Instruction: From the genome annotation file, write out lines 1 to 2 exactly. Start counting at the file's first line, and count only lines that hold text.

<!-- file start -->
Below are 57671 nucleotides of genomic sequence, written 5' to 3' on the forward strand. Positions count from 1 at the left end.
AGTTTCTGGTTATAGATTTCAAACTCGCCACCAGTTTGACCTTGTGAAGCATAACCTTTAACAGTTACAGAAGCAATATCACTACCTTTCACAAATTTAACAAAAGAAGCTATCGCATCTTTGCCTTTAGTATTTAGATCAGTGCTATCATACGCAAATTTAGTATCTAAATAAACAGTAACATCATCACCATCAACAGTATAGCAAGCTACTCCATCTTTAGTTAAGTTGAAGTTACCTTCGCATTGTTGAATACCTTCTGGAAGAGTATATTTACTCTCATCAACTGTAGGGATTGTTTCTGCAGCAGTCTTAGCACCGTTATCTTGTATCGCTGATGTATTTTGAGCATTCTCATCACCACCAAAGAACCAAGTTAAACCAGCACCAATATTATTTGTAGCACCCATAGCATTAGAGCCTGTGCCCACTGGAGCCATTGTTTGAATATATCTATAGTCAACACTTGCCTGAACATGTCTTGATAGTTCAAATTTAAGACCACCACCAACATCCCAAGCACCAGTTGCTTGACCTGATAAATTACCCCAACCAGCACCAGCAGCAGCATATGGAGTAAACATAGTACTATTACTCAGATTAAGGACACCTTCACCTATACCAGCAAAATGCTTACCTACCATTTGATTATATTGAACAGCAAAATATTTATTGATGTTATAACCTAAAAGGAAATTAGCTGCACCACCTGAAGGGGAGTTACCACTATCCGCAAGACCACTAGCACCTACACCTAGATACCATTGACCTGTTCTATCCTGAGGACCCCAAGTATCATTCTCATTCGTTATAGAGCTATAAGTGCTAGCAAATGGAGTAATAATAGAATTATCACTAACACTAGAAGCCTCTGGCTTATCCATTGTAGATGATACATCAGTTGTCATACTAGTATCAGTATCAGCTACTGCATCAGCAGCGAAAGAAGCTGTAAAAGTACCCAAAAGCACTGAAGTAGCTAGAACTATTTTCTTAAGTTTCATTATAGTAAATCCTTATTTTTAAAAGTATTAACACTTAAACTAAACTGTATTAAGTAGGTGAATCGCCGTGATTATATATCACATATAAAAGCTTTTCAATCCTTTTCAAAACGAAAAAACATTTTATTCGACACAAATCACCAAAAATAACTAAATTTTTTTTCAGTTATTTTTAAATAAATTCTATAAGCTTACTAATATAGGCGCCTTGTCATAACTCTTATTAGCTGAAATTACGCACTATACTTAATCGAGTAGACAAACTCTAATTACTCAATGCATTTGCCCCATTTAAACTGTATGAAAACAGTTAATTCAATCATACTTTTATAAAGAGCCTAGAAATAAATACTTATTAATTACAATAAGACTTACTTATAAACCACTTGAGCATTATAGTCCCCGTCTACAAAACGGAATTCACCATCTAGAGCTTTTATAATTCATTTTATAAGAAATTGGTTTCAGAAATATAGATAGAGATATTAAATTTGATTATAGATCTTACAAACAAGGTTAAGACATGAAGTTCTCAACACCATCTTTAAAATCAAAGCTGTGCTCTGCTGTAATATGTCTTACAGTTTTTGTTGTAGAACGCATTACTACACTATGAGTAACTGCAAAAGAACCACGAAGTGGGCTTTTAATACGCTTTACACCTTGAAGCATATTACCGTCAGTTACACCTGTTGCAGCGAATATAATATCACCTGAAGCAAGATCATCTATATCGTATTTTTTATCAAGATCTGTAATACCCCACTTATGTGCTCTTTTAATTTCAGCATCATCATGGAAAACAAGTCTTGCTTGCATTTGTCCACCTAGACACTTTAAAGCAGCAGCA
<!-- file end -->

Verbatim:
Below are 57671 nucleotides of genomic sequence, written 5' to 3' on the forward strand. Positions count from 1 at the left end.
AGTTTCTGGTTATAGATTTCAAACTCGCCACCAGTTTGACCTTGTGAAGCATAACCTTTAACAGTTACAGAAGCAATATCACTACCTTTCACAAATTTAACAAAAGAAGCTATCGCATCTTTGCCTTTAGTATTTAGATCAGTGCTATCATACGCAAATTTAGTATCTAAATAAACAGTAACATCATCACCATCAACAGTATAGCAAGCTACTCCATCTTTAGTTAAGTTGAAGTTACCTTCGCATTGTTGAATACCTTCTGGAAGAGTATATTTACTCTCATCAACTGTAGGGATTGTTTCTGCAGCAGTCTTAGCACCGTTATCTTGTATCGCTGATGTATTTTGAGCATTCTCATCACCACCAAAGAACCAAGTTAAACCAGCACCAATATTATTTGTAGCACCCATAGCATTAGAGCCTGTGCCCACTGGAGCCATTGTTTGAATATATCTATAGTCAACACTTGCCTGAACATGTCTTGATAGTTCAAATTTAAGACCACCACCAACATCCCAAGCACCAGTTGCTTGACCTGATAAATTACCCCAACCAGCACCAGCAGCAGCATATGGAGTAAACATAGTACTATTACTCAGATTAAGGACACCTTCACCTATACCAGCAAAATGCTTACCTACCATTTGATTATATTGAACAGCAAAATATTTATTGATGTTATAACCTAAAAGGAAATTAGCTGCACCACCTGAAGGGGAGTTACCACTATCCGCAAGACCACTAGCACCTACACCTAGATACCATTGACCTGTTCTATCCTGAGGACCCCAAGTATCATTCTCATTCGTTATAGAGCTATAAGTGCTAGCAAATGGAGTAATAATAGAATTATCACTAACACTAGAAGCCTCTGGCTTATCCATTGTAGATGATACATCAGTTGTCATACTAGTATCAGTATCAGCTACTGCATCAGCAGCGAAAGAAGCTGTAAAAGTACCCAAAAGCACTGAAGTAGCTAGAACTATTTTCTTAAGTTTCATTATAGTAAATCCTTATTTTTAAAAGTATTAACACTTAAACTAAACTGTATTAAGTAGGTGAATCGCCGTGATTATATATCACATATAAAAGCTTTTCAATCCTTTTCAAAACGAAAAAACATTTTATTCGACACAAATCACCAAAAATAACTAAATTTTTTTTCAGTTATTTTTAAATAAATTCTATAAGCTTACTAATATAGGCGCCTTGTCATAACTCTTATTAGCTGAAATTACGCACTATACTTAATCGAGTAGACAAACTCTAATTACTCAATGCATTTGCCCCATTTAAACTGTATGAAAACAGTTAATTCAATCATACTTTTATAAAGAGCCTAGAAATAAATACTTATTAATTACAATAAGACTTACTTATAAACCACTTGAGCATTATAGTCCCCGTCTACAAAACGGAATTCACCATCTAGAGCTTTTATAATTCATTTTATAAGAAATTGGTTTCAGAAATATAGATAGAGATATTAAATTTGATTATAGATCTTACAAACAAGGTTAAGACATGAAGTTCTCAACACCATCTTTAAAATCAAAGCTGTGCTCTGCTGTAATATGTCTTACAGTTTTTGTTGTAGAACGCATTACTACACTATGAGTAACTGCAAAAGAACCACGAAGTGGGCTTTTAATACGCTTTACACCTTGAAGCATATTACCGTCAGTTACACCTGTTGCAGCGAATATAATATCACCTGAAGCAAGATCATCTATATCGTATTTTTTATCAAGATCTGTAATACCCCACTTATGTGCTCTTTTAATTTCAGCATCATCATGGAAAACAAGTCTTGCTTGCATTTGTCCACCTAGACACTTTAAAGCAGCAGCA